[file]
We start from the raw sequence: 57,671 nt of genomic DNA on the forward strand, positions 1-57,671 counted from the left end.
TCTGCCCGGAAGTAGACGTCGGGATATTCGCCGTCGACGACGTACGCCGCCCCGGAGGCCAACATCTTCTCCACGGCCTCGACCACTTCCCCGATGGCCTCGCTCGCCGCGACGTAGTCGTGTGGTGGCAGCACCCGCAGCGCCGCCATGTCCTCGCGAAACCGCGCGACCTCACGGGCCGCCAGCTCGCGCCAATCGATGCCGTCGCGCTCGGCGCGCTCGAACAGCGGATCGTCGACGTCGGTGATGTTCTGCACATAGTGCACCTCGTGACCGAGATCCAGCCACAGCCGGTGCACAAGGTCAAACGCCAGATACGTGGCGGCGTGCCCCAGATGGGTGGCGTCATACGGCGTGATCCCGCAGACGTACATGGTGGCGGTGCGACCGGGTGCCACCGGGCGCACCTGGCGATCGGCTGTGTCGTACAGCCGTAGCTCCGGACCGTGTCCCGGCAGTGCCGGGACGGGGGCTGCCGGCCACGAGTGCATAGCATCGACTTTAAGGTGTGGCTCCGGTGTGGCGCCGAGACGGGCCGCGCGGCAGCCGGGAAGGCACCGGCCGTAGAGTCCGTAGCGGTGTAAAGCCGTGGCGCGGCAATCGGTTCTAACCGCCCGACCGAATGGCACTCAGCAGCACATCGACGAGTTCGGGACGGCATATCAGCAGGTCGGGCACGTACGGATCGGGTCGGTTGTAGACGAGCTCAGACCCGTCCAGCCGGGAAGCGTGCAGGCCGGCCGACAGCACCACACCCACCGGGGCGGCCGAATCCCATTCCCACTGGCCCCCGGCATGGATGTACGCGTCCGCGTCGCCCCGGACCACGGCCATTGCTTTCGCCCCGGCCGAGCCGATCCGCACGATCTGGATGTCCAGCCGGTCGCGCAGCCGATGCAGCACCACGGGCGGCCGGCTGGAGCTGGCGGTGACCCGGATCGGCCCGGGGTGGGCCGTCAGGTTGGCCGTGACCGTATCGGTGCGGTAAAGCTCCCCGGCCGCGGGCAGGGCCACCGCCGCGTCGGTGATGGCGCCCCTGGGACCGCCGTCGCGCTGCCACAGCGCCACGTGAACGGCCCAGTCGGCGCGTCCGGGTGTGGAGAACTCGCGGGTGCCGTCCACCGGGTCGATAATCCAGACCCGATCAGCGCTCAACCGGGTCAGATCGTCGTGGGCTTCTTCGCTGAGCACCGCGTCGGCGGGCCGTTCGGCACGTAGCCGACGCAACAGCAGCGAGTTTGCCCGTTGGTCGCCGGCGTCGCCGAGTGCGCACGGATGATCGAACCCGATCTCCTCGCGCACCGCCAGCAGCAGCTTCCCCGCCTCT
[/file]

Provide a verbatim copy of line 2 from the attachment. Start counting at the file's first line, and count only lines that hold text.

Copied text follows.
TCTGCCCGGAAGTAGACGTCGGGATATTCGCCGTCGACGACGTACGCCGCCCCGGAGGCCAACATCTTCTCCACGGCCTCGACCACTTCCCCGATGGCCTCGCTCGCCGCGACGTAGTCGTGTGGTGGCAGCACCCGCAGCGCCGCCATGTCCTCGCGAAACCGCGCGACCTCACGGGCCGCCAGCTCGCGCCAATCGATGCCGTCGCGCTCGGCGCGCTCGAACAGCGGATCGTCGACGTCGGTGATGTTCTGCACATAGTGCACCTCGTGACCGAGATCCAGCCACAGCCGGTGCACAAGGTCAAACGCCAGATACGTGGCGGCGTGCCCCAGATGGGTGGCGTCATACGGCGTGATCCCGCAGACGTACATGGTGGCGGTGCGACCGGGTGCCACCGGGCGCACCTGGCGATCGGCTGTGTCGTACAGCCGTAGCTCCGGACCGTGTCCCGGCAGTGCCGGGACGGGGGCTGCCGGCCACGAGTGCATAGCATCGACTTTAAGGTGTGGCTCCGGTGTGGCGCCGAGACGGGCCGCGCGGCAGCCGGGAAGGCACCGGCCGTAGAGTCCGTAGCGGTGTAAAGCCGTGGCGCGGCAATCGGTTCTAACCGCCCGACCGAATGGCACTCAGCAGCACATCGACGAGTTCGGGACGGCATATCAGCAGGTCGGGCACGTACGGATCGGGTCGGTTGTAGACGAGCTCAGACCCGTCCAGCCGGGAAGCGTGCAGGCCGGCCGACAGCACCACACCCACCGGGGCGGCCGAATCCCATTCCCACTGGCCCCCGGCATGGATGTACGCGTCCGCGTCGCCCCGGACCACGGCCATTGCTTTCGCCCCGGCCGAGCCGATCCGCACGATCTGGATGTCCAGCCGGTCGCGCAGCCGATGCAGCACCACGGGCGGCCGGCTGGAGCTGGCGGTGACCCGGATCGGCCCGGGGTGGGCCGTCAGGTTGGCCGTGACCGTATCGGTGCGGTAAAGCTCCCCGGCCGCGGGCAGGGCCACCGCCGCGTCGGTGATGGCGCCCCTGGGACCGCCGTCGCGCTGCCACAGCGCCACGTGAACGGCCCAGTCGGCGCGTCCGGGTGTGGAGAACTCGCGGGTGCCGTCCACCGGGTCGATAATCCAGACCCGATCAGCGCTCAACCGGGTCAGATCGTCGTGGGCTTCTTCGCTGAGCACCGCGTCGGCGGGCCGTTCGGCACGTAGCCGACGCAACAGCAGCGAGTTTGCCCGTTGGTCGCCGGCGTCGCCGAGTGCGCACGGATGATCGAACCCGATCTCCTCGCGCACCGCCAGCAGCAGCTTCCCCGCCTCT